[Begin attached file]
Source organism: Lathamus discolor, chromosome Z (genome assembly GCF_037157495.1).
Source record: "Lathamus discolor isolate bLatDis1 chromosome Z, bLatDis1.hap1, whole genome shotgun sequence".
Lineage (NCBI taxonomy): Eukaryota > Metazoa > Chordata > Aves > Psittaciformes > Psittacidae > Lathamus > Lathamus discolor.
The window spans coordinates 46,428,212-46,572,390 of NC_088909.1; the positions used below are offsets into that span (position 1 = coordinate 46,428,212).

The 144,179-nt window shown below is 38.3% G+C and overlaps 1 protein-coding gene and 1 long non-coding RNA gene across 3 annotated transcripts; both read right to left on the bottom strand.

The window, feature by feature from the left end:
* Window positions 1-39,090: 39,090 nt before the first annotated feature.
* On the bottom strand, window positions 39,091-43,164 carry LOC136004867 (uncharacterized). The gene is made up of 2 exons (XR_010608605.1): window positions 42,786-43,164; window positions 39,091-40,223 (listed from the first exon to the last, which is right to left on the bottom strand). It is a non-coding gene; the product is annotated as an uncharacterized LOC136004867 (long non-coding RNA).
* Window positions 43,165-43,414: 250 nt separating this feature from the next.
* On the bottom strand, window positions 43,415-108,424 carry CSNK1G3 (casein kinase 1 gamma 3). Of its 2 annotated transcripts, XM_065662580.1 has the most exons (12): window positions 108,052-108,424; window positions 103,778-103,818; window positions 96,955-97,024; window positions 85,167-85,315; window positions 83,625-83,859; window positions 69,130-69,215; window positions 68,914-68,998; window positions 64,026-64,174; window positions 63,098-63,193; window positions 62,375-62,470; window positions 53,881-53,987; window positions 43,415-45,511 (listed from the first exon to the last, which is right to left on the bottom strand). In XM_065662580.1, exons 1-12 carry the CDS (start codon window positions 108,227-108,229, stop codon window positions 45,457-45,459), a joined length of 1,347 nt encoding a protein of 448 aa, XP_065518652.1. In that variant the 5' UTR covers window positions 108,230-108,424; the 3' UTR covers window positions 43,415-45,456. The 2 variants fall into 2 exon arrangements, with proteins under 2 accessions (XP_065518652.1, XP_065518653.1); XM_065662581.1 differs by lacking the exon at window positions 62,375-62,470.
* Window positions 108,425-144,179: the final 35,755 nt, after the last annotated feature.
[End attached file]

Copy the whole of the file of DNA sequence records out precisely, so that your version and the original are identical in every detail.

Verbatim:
Source organism: Lathamus discolor, chromosome Z (genome assembly GCF_037157495.1).
Source record: "Lathamus discolor isolate bLatDis1 chromosome Z, bLatDis1.hap1, whole genome shotgun sequence".
Lineage (NCBI taxonomy): Eukaryota > Metazoa > Chordata > Aves > Psittaciformes > Psittacidae > Lathamus > Lathamus discolor.
The window spans coordinates 46,428,212-46,572,390 of NC_088909.1; the positions used below are offsets into that span (position 1 = coordinate 46,428,212).

The 144,179-nt window shown below is 38.3% G+C and overlaps 1 protein-coding gene and 1 long non-coding RNA gene across 3 annotated transcripts; both read right to left on the bottom strand.

The window, feature by feature from the left end:
* Window positions 1-39,090: 39,090 nt before the first annotated feature.
* On the bottom strand, window positions 39,091-43,164 carry LOC136004867 (uncharacterized). The gene is made up of 2 exons (XR_010608605.1): window positions 42,786-43,164; window positions 39,091-40,223 (listed from the first exon to the last, which is right to left on the bottom strand). It is a non-coding gene; the product is annotated as an uncharacterized LOC136004867 (long non-coding RNA).
* Window positions 43,165-43,414: 250 nt separating this feature from the next.
* On the bottom strand, window positions 43,415-108,424 carry CSNK1G3 (casein kinase 1 gamma 3). Of its 2 annotated transcripts, XM_065662580.1 has the most exons (12): window positions 108,052-108,424; window positions 103,778-103,818; window positions 96,955-97,024; window positions 85,167-85,315; window positions 83,625-83,859; window positions 69,130-69,215; window positions 68,914-68,998; window positions 64,026-64,174; window positions 63,098-63,193; window positions 62,375-62,470; window positions 53,881-53,987; window positions 43,415-45,511 (listed from the first exon to the last, which is right to left on the bottom strand). In XM_065662580.1, exons 1-12 carry the CDS (start codon window positions 108,227-108,229, stop codon window positions 45,457-45,459), a joined length of 1,347 nt encoding a protein of 448 aa, XP_065518652.1. In that variant the 5' UTR covers window positions 108,230-108,424; the 3' UTR covers window positions 43,415-45,456. The 2 variants fall into 2 exon arrangements, with proteins under 2 accessions (XP_065518652.1, XP_065518653.1); XM_065662581.1 differs by lacking the exon at window positions 62,375-62,470.
* Window positions 108,425-144,179: the final 35,755 nt, after the last annotated feature.